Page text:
To the Feds, $11 Billion in stealth pork is just chump change.
San Antonio Express-News
When is $8.5 billion equal to nothing? When Congress passes a bloated highway bill and wants the American people to think it's being frugal with taxpayer money.
Before the senators and representatives departed for their August recess, they passed — by overwhelming margins — an eye-boggling transportation measure that carries a price tag of $286.4 billion.
At least that's the official number.
Watchdog groups found a little accounting chicanery in the 1,000-page highway bill, along with a lot of pork. It turns out there's an extra $8.5 billion in spending tucked into the legislation that's not part of the official $286.4 billion figure.
Congress accomplished this by using a budgetary device known as rescission. It requires lawmakers to pay back the extra spending to the Treasury when the bill expires. That's in 2009, when a different Congress and a different president are unlikely to feel bound by the accounting exigencies of 2005.
Rep. Jeff Flake, an Arizona Republican and one of only eight House members to vote against the measure, railed against the numbers game.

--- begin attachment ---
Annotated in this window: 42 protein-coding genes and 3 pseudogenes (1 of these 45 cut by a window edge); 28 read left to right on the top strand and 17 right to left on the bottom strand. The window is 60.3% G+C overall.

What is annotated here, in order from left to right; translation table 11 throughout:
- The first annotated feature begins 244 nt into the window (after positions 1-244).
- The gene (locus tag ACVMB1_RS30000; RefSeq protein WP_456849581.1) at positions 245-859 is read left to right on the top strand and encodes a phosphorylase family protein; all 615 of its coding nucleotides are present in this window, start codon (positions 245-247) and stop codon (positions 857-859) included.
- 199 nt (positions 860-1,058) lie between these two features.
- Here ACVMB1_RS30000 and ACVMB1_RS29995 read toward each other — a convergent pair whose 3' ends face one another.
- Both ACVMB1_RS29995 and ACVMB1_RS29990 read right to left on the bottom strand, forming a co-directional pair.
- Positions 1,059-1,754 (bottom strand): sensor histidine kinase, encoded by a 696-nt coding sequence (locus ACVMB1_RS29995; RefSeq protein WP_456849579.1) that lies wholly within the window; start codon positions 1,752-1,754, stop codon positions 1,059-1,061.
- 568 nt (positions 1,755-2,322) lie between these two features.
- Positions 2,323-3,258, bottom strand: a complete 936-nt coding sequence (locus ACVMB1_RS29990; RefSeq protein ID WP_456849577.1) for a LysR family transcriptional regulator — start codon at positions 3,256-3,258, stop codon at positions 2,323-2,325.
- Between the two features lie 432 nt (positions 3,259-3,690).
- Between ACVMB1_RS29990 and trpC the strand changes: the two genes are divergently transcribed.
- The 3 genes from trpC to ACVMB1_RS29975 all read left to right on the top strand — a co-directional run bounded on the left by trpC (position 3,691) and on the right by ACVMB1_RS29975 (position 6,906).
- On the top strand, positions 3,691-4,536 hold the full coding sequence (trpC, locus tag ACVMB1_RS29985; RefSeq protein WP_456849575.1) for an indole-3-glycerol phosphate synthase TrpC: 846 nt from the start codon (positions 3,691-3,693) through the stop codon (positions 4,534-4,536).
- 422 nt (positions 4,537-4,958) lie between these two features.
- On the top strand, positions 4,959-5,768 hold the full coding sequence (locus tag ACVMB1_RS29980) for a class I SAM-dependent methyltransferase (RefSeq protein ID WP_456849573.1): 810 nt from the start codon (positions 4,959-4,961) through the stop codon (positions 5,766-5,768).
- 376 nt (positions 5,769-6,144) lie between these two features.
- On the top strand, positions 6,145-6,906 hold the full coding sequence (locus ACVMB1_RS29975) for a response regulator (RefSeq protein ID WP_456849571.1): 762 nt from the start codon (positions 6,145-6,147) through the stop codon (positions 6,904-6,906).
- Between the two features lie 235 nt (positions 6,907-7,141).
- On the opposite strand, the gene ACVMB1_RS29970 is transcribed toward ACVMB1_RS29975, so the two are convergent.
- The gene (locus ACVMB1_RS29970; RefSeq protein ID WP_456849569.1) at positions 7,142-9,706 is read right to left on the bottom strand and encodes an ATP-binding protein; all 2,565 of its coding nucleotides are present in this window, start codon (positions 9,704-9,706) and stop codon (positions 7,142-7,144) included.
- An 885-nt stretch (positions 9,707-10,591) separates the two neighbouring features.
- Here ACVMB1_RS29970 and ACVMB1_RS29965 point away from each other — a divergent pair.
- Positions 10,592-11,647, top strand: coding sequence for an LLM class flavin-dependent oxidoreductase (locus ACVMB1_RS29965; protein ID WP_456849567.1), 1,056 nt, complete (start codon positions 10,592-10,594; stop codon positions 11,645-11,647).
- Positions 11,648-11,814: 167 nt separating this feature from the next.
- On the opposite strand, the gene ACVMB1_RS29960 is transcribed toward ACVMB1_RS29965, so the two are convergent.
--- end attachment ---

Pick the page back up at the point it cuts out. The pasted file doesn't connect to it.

"The transportation bill," Flake said on the House floor, "ought to carry the same warning that drivers see on their rearview mirror: Items are larger than they appear."
Meanwhile, as groups such as Taxpayers for Common Sense point out, the bill is stuffed with 6,371 pork-barrel earmarks worth $23 billion. Topping the list of boondoggles are two bridges in Alaska, one modestly named for House Transportation Committee Chairman Don Young, R-Alaska, costing more than $450 million.
The transportation legislation is officially $2.4 billion over the $284 billion limit a veto-threatening White House had put on the congressional spending spree — $11 billion over, if you add in the rescission.
Despite his bluff and bluster, President Bush is unlikely to wield his first-ever veto on the highway bill. That's unfortunate, because this legislative monstrosity deserves it.
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